Elegy On Gordon Barber by Gene Derwood

Thanks to my time in the mountains I am discovering some things.

I am Peter Gordon Donald, born Stephen James Roberts.

I am named after Gordon Barber, my Father's close friend who drowned at my Grandmother's Camp, Panther Cove, on Upper Saranac Lake, at the age of 18.

Here is a famous poem I found today about Gordon and what happened. My Father still refuses to speak about the tragedy. As a boy this is how I came to be a reporter, by reconstructing the story through news accounts and speaking with family members. Obviously this is a big part of my book Low Expectations.

Elegy on Gordon Barber, a poem by Gene Derwood


On Gordon Barber, Lamentably
Drowned in his Eighteenth Year

When in the mirror of a permanent tear
Over the iris of your mother’s eye
I beheld the dark tremor of your face, austere
With space of death, spun too benign for youth,
Icicle of the past to pierce her living sigh –
I saw you wish the last kiss of mother’s mouth,
Who took the salted waters rather in the suck
Of seas, sighing yourself to fill and drench
With water the plum-rich glory of your breast
Where beat the heart escaping from war’s luck.

Gordon, I mourn your wrist, your running foot,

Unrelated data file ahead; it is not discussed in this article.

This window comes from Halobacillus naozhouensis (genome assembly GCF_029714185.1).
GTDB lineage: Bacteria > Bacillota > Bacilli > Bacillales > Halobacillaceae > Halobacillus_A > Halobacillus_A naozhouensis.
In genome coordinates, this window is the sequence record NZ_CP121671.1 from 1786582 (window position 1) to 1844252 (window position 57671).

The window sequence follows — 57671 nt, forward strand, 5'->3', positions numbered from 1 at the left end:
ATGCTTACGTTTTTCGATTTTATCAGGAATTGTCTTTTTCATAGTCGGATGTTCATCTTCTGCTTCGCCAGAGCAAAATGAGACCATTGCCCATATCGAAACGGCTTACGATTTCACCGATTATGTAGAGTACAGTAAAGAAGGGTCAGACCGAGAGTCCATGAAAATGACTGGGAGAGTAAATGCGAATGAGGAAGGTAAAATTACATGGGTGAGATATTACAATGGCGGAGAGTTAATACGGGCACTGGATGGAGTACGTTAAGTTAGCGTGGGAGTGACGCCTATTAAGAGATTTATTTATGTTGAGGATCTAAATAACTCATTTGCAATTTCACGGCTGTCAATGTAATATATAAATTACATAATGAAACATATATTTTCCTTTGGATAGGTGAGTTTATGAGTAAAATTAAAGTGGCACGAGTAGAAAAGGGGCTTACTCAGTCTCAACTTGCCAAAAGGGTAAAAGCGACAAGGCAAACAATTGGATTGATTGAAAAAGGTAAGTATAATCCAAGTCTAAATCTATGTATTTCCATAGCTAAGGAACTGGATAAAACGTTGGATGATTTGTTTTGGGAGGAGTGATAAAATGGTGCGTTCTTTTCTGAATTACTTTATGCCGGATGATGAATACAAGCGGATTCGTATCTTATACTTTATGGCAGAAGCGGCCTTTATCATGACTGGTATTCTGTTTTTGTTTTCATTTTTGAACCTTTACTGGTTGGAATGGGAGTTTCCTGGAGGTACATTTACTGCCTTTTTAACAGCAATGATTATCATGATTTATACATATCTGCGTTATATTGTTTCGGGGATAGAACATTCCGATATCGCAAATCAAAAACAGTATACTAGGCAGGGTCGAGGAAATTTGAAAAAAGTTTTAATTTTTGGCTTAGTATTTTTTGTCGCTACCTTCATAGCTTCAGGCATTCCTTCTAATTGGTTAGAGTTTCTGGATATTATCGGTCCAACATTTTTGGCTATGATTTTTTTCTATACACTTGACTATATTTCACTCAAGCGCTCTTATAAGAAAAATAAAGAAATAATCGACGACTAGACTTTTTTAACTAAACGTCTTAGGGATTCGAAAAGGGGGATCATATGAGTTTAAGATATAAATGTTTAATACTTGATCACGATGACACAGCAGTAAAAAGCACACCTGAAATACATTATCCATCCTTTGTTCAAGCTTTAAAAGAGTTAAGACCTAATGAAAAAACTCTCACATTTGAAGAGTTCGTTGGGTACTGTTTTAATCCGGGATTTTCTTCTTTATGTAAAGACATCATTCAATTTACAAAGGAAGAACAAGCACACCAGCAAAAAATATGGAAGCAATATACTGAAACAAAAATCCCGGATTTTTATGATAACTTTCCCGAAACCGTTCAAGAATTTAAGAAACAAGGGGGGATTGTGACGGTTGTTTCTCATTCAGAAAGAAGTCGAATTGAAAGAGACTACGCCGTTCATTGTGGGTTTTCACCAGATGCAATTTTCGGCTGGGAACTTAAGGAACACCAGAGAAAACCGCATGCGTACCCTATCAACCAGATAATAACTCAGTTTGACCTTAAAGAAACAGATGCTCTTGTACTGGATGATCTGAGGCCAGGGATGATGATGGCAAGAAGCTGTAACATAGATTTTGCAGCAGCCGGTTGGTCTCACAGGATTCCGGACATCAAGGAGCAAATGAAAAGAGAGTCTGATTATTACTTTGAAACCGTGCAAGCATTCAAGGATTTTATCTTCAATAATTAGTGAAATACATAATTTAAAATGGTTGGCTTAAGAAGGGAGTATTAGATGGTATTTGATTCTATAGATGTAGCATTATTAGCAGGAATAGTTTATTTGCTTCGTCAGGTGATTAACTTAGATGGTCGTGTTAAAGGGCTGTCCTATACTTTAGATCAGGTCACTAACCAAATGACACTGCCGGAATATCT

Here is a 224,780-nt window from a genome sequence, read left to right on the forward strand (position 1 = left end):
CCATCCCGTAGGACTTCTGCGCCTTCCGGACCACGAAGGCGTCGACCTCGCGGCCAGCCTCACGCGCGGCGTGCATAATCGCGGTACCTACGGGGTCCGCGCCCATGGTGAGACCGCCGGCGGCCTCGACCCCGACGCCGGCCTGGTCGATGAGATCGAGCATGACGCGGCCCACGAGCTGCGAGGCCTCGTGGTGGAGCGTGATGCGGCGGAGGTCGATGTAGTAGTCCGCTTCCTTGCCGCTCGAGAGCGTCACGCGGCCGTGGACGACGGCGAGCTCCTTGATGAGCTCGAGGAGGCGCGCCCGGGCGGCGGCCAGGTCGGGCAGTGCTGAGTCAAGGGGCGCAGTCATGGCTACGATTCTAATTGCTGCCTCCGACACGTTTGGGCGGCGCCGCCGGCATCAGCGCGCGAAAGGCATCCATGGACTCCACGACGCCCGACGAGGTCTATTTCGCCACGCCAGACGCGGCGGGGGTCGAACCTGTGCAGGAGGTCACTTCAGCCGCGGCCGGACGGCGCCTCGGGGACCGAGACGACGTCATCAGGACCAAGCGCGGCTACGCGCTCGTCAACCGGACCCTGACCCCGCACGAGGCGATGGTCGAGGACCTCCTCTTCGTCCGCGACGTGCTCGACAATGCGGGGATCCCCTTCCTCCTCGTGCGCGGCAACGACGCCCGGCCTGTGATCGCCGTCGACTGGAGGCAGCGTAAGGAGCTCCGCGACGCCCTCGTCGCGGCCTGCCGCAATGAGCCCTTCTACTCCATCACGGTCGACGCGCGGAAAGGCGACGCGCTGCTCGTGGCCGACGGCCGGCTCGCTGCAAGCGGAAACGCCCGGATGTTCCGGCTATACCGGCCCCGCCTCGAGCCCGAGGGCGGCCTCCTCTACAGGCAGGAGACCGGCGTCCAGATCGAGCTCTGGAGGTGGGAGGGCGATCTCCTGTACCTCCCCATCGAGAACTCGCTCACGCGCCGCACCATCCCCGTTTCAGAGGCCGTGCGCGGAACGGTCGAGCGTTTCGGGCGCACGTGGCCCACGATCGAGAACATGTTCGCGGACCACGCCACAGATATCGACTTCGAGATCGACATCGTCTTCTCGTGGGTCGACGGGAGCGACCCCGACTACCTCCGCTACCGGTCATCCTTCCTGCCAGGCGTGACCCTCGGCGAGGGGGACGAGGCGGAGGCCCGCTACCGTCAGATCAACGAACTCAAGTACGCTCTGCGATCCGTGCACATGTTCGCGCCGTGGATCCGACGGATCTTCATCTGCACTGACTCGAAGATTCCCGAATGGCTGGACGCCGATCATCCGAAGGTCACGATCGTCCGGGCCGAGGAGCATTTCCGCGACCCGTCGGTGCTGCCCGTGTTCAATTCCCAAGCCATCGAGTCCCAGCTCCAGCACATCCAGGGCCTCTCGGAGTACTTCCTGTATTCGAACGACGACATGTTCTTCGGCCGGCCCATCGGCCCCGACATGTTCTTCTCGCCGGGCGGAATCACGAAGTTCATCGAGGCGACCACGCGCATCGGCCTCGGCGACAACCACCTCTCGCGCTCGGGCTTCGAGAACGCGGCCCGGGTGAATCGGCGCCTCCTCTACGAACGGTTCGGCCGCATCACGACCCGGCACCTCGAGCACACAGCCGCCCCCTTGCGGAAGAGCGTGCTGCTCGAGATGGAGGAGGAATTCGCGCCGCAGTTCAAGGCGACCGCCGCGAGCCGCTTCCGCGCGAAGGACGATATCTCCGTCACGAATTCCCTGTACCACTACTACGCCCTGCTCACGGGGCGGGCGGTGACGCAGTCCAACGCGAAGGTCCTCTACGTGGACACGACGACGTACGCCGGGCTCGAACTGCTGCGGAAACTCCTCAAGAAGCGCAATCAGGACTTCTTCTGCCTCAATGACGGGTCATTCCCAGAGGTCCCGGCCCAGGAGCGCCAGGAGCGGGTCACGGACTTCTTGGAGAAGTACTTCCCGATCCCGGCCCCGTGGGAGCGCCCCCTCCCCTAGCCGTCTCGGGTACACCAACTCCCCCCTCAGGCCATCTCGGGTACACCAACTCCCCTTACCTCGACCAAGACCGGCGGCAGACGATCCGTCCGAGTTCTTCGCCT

Your curious brows, your thigh, your unborn daughters,
Yet mourn more deep the drought-caught war dry boy
Who goes, a killer, to join you in your sleep
And envy you what made you blench
Taking your purple back to drought-less waters.
What choke of terror filled you in the wet
What fierce surprise caught you when play turned fate
And all the rains you loved became your net,
Formlessly yielding, yet stronger than your breath?
Then did you dream of mother or hopes hatched
When the cold cramp held you from nape to foot
And time dissolved, promise dissolved, in Death?
Did you cry ‘cruel’ to all the hands that stretched
Not near, but played afar, when you sank down
Your sponge of lungs hurt to the quick
Till you had left the quick to join the dead,
Whom now, your mother mourns grief-sick.
You were too young to drown.

Never will you take bride to happy bed,
Who lay awash in water yet no laving
Needed, so pure so young for sudden leaving.

Gone, gone is Gordon, tall and brilliant lad
Whose mind was science. Now hollow his skull
A noble sculpture, is but sunken bone,
His cells from water come by water laid
Grave-deep, to water gone.
Lost, lost the hope he had
Washed to a cipher his splendour and his skill.

But Gordon’s gone, it’s other boys who live afraid.

Two years, and lads have grown to hold a gun.
In dust must splendid lads go down and choke,
Red dry their hands and dry their one day’s sun
From which they earthward fall to fiery tomb
Bomb-weighted, from bloodying children’s hair.

Never a boy but takes as cross Cain’s crime
And goes to death by making death, to pass
Death’s gate distorted with the dried brown grime –
Better the watery death than death by air
Or death by sand
Where fall hard fish of fear
Loud in unwetted dust.

Spun on a lucky wave, O early boy!
Now ocean’s fish you are
As heretofore.
Perhaps you had sweet mercy’s tenderness
To win so soon largesse of choice
That you, by grace, went gayly to the wave
And all our mourning should be to rejoice.

Gene Derwood (1909-1954)


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